# Prove the set identity $(A \cap B) \setminus (B\cap C) = A \cap (B \setminus C)$

Prove the set identity $(A \cap B) \setminus (B\cap C) = A \cap (B \setminus C)$

Attempt at proof:

For some element $x\in (A \cap B) \setminus (B\cap C)$: $$x\in (A \cap B) \setminus (B\cap C) \implies x \in (A \cap B) \land x \notin (B\cap C)$$ $$\implies x \in A \land x\in B \land x \notin B \land x \notin C$$

For some element $x\in A \cap (B \setminus C)$: $$A \cap (B \setminus C) \implies x \in A \land x \in (B \setminus C) \implies x \in A \land x\in B \land X \notin C$$

The first part of the proof seems to have a contradiction with $x\in B \land x \notin B$ and I am not sure how to prove further

• You use $x\not\in(B\cap C)\implies x\not\in B \land x\not\in C$. This is false. It should be something like $$x\not\in(B\cap C) \iff \lnot(x\in B \land x \in C) \iff x\not\in B \lor x\not\in C.$$ – John Griffin Sep 24 '17 at 1:17
• @JohnGriffin Why does it change to $\lor$ – lakada Sep 24 '17 at 1:22
• De Morgan's Law: $$\lnot (p \lor q) \equiv \lnot p \land \lnot q$$ $$\lnot (p \land q) \equiv \lnot p \lor \lnot q$$ – Andrew Tawfeek Sep 24 '17 at 1:24

Be careful while using De Morgan's Law. (Please refer to the Venn diagram attached blow.) $$x\in (A \cap B) \setminus (B\cap C) \Leftrightarrow x\in (A \cap B) \land x \notin (B\cap C) \Leftrightarrow (x \in A \land x\in B) \land (x \notin B \lor x \notin C) \Leftrightarrow x\in A \land x\in B \land x\notin C \Leftrightarrow x\in A \land (x\in B \land x\notin C) \Leftrightarrow x\in A \land x\in (B \setminus C) \Leftrightarrow x\in A \cap (B \setminus C)$$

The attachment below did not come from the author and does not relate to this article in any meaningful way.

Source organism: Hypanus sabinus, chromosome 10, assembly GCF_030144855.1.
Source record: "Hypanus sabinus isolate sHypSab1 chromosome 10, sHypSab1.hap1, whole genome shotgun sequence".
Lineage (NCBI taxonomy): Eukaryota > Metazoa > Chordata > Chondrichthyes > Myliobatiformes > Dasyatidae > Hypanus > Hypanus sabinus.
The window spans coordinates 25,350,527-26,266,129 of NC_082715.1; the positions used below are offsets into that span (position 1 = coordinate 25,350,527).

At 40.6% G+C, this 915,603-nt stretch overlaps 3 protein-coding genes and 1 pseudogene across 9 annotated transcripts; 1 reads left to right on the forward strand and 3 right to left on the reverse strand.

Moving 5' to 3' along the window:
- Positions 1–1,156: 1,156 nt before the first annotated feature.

• You can draw a Venn Diagram and get clear intuition from that. – Han Wang Sep 24 '17 at 1:34
• Can you show me a Venn Diagram for that, I am not sure how to make one. – lakada Sep 24 '17 at 1:43
• I drew a picture for you. – Han Wang Sep 24 '17 at 2:02

Just use the fact that $X \setminus Y = X \cap Y^c$. Thus we get \begin{align} (A \cap B) \setminus (B \cap C) &= (A \cap B) \cap (B \cap C)^{c} \\ &= (A \cap B) \cap (B^{c} \cup C^{c}) \\ &= ((A \cap B) \cap B^c) \cup ((A \cap B) \cap C^c)\\ &= (\emptyset) \cup (A \cap (B \cap C^c)) \\ &= A \cap (B \setminus C)\end{align}

$\begin{array} \ x \in (A \cap B) \land x \notin (B\cap C) &\iff x \in (A \cap B) \land \lnot \big(x \in (B\cap C)\big)\\ &\iff(x\in A \land x\in B) \land \lnot (x\in B \land x\in C) \\ &\iff (x\in A \land x\in B) \land (x\notin B \lor x\notin C) \\ &\iff \big((x\in A \land x\in B) \land x\notin B \big) \lor \big( (x\in A \land x\in B) \land x\notin C \big) \\ &\iff F \lor \big( x\in A \land x\in B \land x\notin C \big) \\ \end{array}$

I'm sure you could take over from here!

• What is $F$, False? – lakada Sep 24 '17 at 1:36
• @lakada That's correct, due to $x\in B \land x \notin B$. – Andrew Tawfeek Sep 24 '17 at 1:37